“It’s a really close community here,” says Weiyi Chen, a perky 26-year-old whose ready smile belies her ferocious on-court skills. “Everyone is really tight because there are so few of us.” Fingering her silver necklace’s pendant of crossed badminton rackets and a shuttlecock, Chen remembers how she first tried badminton in high school as a way to get out of gym class. Later, she was president of a badminton club at the University of Florida. The team competed with clubs at area schools such as Florida State University and the University of Central Florida. Miami transplants were running those clubs, too, Chen says.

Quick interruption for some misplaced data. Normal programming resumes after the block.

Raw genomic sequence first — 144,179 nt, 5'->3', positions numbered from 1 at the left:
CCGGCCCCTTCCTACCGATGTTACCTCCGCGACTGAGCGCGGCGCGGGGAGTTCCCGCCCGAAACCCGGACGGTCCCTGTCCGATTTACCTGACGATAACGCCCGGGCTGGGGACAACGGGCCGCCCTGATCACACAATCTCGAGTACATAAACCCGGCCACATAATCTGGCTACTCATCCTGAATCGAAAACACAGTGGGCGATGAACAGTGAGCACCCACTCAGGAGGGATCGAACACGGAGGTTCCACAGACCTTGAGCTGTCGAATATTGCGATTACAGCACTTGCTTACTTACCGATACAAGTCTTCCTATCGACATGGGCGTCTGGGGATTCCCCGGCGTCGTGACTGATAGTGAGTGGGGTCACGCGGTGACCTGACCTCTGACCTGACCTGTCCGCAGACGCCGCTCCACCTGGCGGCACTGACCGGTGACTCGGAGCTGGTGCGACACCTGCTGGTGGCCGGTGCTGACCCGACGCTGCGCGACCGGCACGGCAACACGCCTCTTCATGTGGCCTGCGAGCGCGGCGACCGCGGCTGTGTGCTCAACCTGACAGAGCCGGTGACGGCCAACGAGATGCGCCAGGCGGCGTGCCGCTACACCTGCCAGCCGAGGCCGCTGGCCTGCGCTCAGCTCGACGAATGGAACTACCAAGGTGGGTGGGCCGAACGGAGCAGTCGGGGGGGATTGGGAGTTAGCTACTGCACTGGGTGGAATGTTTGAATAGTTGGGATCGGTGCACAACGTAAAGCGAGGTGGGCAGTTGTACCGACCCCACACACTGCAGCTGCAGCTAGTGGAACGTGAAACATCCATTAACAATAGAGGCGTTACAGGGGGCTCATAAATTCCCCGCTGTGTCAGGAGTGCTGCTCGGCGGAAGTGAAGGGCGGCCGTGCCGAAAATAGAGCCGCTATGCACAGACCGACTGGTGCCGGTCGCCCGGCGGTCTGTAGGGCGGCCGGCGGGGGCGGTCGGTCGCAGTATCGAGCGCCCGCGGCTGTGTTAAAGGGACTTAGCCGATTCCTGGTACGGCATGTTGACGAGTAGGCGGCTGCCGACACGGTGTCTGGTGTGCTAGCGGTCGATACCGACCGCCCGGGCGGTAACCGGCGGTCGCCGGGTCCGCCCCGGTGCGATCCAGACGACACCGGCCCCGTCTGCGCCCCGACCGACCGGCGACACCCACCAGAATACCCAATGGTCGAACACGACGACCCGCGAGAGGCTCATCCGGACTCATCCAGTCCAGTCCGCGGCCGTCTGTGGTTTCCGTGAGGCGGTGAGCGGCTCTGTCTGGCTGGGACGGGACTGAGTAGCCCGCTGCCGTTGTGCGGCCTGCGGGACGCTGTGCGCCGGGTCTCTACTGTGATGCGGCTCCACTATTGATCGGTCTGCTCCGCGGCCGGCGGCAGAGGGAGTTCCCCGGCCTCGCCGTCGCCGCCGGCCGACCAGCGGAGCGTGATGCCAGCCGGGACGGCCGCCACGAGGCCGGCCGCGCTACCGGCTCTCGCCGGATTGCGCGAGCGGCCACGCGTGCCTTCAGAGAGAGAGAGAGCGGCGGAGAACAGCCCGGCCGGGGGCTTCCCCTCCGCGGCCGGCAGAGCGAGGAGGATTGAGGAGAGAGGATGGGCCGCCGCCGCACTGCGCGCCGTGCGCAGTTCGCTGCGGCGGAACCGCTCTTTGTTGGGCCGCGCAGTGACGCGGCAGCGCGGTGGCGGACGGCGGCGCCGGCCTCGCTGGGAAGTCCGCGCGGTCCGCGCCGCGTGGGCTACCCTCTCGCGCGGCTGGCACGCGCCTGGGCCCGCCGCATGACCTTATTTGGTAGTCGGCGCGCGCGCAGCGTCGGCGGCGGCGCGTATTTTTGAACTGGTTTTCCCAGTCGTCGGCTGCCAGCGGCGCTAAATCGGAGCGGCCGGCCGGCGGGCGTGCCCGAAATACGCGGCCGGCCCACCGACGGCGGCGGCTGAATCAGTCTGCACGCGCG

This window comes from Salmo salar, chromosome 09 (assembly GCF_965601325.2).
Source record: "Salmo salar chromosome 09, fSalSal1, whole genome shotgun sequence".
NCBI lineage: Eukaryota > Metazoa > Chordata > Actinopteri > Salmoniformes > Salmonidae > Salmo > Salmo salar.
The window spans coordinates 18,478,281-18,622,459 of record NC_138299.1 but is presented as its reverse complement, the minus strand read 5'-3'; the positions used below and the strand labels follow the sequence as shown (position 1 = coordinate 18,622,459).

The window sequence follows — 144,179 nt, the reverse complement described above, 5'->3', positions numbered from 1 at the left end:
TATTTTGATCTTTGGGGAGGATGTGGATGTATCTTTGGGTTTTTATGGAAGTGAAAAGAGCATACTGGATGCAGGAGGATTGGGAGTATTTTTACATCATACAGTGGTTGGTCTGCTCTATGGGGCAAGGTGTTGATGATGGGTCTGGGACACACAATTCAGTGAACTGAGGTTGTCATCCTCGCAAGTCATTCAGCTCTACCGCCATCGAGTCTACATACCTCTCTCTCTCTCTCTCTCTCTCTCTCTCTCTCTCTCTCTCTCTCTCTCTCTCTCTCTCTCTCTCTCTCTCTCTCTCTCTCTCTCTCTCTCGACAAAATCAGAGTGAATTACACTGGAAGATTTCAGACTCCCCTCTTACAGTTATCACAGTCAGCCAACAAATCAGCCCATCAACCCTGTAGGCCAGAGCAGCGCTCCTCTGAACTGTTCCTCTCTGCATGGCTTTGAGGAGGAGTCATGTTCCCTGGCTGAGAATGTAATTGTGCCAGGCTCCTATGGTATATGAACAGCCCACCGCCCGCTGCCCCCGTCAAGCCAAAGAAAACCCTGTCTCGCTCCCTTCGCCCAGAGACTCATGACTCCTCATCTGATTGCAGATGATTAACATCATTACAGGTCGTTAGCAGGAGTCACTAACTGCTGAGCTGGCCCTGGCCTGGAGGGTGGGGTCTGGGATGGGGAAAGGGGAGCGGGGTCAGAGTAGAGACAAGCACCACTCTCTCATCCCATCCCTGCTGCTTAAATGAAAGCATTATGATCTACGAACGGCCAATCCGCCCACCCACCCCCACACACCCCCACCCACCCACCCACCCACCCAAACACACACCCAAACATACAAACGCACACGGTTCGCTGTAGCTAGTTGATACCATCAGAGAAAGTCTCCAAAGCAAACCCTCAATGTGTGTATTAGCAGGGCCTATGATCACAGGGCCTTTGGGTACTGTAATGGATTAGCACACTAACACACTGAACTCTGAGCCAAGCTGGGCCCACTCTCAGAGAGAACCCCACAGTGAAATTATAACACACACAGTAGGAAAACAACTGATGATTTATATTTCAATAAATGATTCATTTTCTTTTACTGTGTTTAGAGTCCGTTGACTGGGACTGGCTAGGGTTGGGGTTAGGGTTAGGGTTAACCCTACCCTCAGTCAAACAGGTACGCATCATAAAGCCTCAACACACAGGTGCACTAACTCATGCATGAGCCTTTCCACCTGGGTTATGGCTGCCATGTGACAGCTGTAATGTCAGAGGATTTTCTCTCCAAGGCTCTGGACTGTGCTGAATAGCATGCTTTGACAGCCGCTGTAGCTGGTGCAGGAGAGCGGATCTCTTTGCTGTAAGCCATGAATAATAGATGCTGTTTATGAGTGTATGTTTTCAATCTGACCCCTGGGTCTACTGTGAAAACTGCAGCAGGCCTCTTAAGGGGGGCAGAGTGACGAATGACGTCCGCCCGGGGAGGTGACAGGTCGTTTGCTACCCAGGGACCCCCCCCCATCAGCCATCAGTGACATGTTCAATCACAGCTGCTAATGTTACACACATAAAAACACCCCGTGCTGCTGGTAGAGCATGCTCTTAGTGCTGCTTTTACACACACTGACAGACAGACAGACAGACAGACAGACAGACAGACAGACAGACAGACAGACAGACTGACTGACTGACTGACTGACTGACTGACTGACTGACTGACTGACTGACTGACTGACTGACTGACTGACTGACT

Sweaty and tired from a match, Danny Chavez, 48, explains his love of the game as a fairly simple equation. “It’s a lot of ¬running. The more I run, the better I feel when I get home,” he says. “It’s just fun. There is no bad sportsmanship.”
Dick Clough, 76, plays twice a week at Shula’s. He first tried his hand at badminton a few years ago during a sports tournament for seniors in North Carolina. While the first few matches were unsurprisingly lopsided -- “We got our clocks cleaned,” he says -- Clough has only one regret. “I’m sorry I didn’t find out about it earlier in life,” he says. “I’m having a good time.”
Like Clough, many of the players at Shula’s tell stories of accidental exposure to ¬badminton -- getting pulled into the sport by a friend or giving in to curiosity -- that then led to a passion for the sport. Some of them drive up to an hour to be here, and they do it two or three times a week. They’ll be here in November when these courts host some of the world’s best professional badminton players.